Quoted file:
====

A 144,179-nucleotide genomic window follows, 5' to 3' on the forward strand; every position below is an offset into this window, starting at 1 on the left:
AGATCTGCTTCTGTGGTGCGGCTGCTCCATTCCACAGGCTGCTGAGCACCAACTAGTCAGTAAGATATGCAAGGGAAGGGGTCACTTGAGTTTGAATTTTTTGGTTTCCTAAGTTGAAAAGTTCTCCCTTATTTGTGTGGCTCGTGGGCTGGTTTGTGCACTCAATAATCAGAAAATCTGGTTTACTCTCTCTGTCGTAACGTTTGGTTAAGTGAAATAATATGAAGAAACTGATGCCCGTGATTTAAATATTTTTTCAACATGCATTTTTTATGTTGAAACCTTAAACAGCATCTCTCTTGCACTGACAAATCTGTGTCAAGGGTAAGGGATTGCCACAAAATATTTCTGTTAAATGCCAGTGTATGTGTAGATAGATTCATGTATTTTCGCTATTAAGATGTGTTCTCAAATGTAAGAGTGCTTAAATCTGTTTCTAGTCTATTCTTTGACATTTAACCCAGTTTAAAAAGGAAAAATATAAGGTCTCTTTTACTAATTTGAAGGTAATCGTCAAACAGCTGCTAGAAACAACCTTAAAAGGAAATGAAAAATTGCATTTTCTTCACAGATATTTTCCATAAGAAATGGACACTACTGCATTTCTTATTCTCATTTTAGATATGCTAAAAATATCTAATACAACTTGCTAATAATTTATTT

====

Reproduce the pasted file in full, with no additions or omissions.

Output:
A 144,179-nucleotide genomic window follows, 5' to 3' on the forward strand; every position below is an offset into this window, starting at 1 on the left:
AGATCTGCTTCTGTGGTGCGGCTGCTCCATTCCACAGGCTGCTGAGCACCAACTAGTCAGTAAGATATGCAAGGGAAGGGGTCACTTGAGTTTGAATTTTTTGGTTTCCTAAGTTGAAAAGTTCTCCCTTATTTGTGTGGCTCGTGGGCTGGTTTGTGCACTCAATAATCAGAAAATCTGGTTTACTCTCTCTGTCGTAACGTTTGGTTAAGTGAAATAATATGAAGAAACTGATGCCCGTGATTTAAATATTTTTTCAACATGCATTTTTTATGTTGAAACCTTAAACAGCATCTCTCTTGCACTGACAAATCTGTGTCAAGGGTAAGGGATTGCCACAAAATATTTCTGTTAAATGCCAGTGTATGTGTAGATAGATTCATGTATTTTCGCTATTAAGATGTGTTCTCAAATGTAAGAGTGCTTAAATCTGTTTCTAGTCTATTCTTTGACATTTAACCCAGTTTAAAAAGGAAAAATATAAGGTCTCTTTTACTAATTTGAAGGTAATCGTCAAACAGCTGCTAGAAACAACCTTAAAAGGAAATGAAAAATTGCATTTTCTTCACAGATATTTTCCATAAGAAATGGACACTACTGCATTTCTTATTCTCATTTTAGATATGCTAAAAATATCTAATACAACTTGCTAATAATTTATTT